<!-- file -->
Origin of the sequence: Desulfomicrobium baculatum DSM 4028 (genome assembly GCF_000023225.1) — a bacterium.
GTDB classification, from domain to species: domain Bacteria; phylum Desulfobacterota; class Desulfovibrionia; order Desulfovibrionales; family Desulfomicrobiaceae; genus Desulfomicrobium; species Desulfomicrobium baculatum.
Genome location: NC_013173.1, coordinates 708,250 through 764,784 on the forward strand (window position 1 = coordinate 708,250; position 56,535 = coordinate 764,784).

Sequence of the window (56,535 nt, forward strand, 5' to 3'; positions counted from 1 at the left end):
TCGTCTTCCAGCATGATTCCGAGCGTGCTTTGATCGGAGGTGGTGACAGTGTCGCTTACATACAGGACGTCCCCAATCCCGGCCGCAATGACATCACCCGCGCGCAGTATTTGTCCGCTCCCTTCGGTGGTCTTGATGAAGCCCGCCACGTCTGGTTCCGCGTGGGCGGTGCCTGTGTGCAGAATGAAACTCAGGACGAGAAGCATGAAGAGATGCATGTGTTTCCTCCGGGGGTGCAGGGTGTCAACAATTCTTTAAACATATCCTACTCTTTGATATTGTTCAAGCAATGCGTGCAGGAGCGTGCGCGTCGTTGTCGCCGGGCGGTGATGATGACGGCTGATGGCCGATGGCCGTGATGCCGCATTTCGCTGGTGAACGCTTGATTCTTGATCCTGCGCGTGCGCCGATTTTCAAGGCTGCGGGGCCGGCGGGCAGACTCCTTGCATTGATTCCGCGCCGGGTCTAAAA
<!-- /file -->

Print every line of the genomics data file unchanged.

Origin of the sequence: Desulfomicrobium baculatum DSM 4028 (genome assembly GCF_000023225.1) — a bacterium.
GTDB classification, from domain to species: domain Bacteria; phylum Desulfobacterota; class Desulfovibrionia; order Desulfovibrionales; family Desulfomicrobiaceae; genus Desulfomicrobium; species Desulfomicrobium baculatum.
Genome location: NC_013173.1, coordinates 708,250 through 764,784 on the forward strand (window position 1 = coordinate 708,250; position 56,535 = coordinate 764,784).

Sequence of the window (56,535 nt, forward strand, 5' to 3'; positions counted from 1 at the left end):
TCGTCTTCCAGCATGATTCCGAGCGTGCTTTGATCGGAGGTGGTGACAGTGTCGCTTACATACAGGACGTCCCCAATCCCGGCCGCAATGACATCACCCGCGCGCAGTATTTGTCCGCTCCCTTCGGTGGTCTTGATGAAGCCCGCCACGTCTGGTTCCGCGTGGGCGGTGCCTGTGTGCAGAATGAAACTCAGGACGAGAAGCATGAAGAGATGCATGTGTTTCCTCCGGGGGTGCAGGGTGTCAACAATTCTTTAAACATATCCTACTCTTTGATATTGTTCAAGCAATGCGTGCAGGAGCGTGCGCGTCGTTGTCGCCGGGCGGTGATGATGACGGCTGATGGCCGATGGCCGTGATGCCGCATTTCGCTGGTGAACGCTTGATTCTTGATCCTGCGCGTGCGCCGATTTTCAAGGCTGCGGGGCCGGCGGGCAGACTCCTTGCATTGATTCCGCGCCGGGTCTAAAA